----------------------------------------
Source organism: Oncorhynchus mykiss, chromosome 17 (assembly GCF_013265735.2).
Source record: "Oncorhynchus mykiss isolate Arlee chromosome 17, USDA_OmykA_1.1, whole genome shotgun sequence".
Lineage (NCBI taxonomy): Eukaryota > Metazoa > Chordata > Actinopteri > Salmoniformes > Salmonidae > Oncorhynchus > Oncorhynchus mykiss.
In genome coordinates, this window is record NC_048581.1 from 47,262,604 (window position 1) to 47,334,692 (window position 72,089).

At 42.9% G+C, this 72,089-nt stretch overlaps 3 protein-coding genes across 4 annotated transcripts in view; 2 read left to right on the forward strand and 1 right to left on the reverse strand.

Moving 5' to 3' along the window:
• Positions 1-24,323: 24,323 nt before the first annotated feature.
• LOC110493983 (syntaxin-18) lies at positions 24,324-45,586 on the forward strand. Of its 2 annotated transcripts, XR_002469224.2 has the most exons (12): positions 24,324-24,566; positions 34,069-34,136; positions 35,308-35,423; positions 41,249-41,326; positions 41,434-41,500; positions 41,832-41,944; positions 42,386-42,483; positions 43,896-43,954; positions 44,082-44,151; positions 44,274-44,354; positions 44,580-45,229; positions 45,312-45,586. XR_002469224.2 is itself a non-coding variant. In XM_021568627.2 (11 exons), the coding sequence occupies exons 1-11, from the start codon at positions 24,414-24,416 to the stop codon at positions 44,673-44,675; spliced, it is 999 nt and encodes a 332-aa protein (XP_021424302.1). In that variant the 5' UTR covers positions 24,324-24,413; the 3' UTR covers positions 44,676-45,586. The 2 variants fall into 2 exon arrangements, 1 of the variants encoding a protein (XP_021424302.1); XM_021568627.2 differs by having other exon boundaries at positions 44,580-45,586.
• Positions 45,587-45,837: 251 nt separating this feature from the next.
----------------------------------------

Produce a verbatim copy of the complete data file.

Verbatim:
Source organism: Oncorhynchus mykiss, chromosome 17 (assembly GCF_013265735.2).
Source record: "Oncorhynchus mykiss isolate Arlee chromosome 17, USDA_OmykA_1.1, whole genome shotgun sequence".
Lineage (NCBI taxonomy): Eukaryota > Metazoa > Chordata > Actinopteri > Salmoniformes > Salmonidae > Oncorhynchus > Oncorhynchus mykiss.
In genome coordinates, this window is record NC_048581.1 from 47,262,604 (window position 1) to 47,334,692 (window position 72,089).

At 42.9% G+C, this 72,089-nt stretch overlaps 3 protein-coding genes across 4 annotated transcripts in view; 2 read left to right on the forward strand and 1 right to left on the reverse strand.

Moving 5' to 3' along the window:
• Positions 1-24,323: 24,323 nt before the first annotated feature.
• LOC110493983 (syntaxin-18) lies at positions 24,324-45,586 on the forward strand. Of its 2 annotated transcripts, XR_002469224.2 has the most exons (12): positions 24,324-24,566; positions 34,069-34,136; positions 35,308-35,423; positions 41,249-41,326; positions 41,434-41,500; positions 41,832-41,944; positions 42,386-42,483; positions 43,896-43,954; positions 44,082-44,151; positions 44,274-44,354; positions 44,580-45,229; positions 45,312-45,586. XR_002469224.2 is itself a non-coding variant. In XM_021568627.2 (11 exons), the coding sequence occupies exons 1-11, from the start codon at positions 24,414-24,416 to the stop codon at positions 44,673-44,675; spliced, it is 999 nt and encodes a 332-aa protein (XP_021424302.1). In that variant the 5' UTR covers positions 24,324-24,413; the 3' UTR covers positions 44,676-45,586. The 2 variants fall into 2 exon arrangements, 1 of the variants encoding a protein (XP_021424302.1); XM_021568627.2 differs by having other exon boundaries at positions 44,580-45,586.
• Positions 45,587-45,837: 251 nt separating this feature from the next.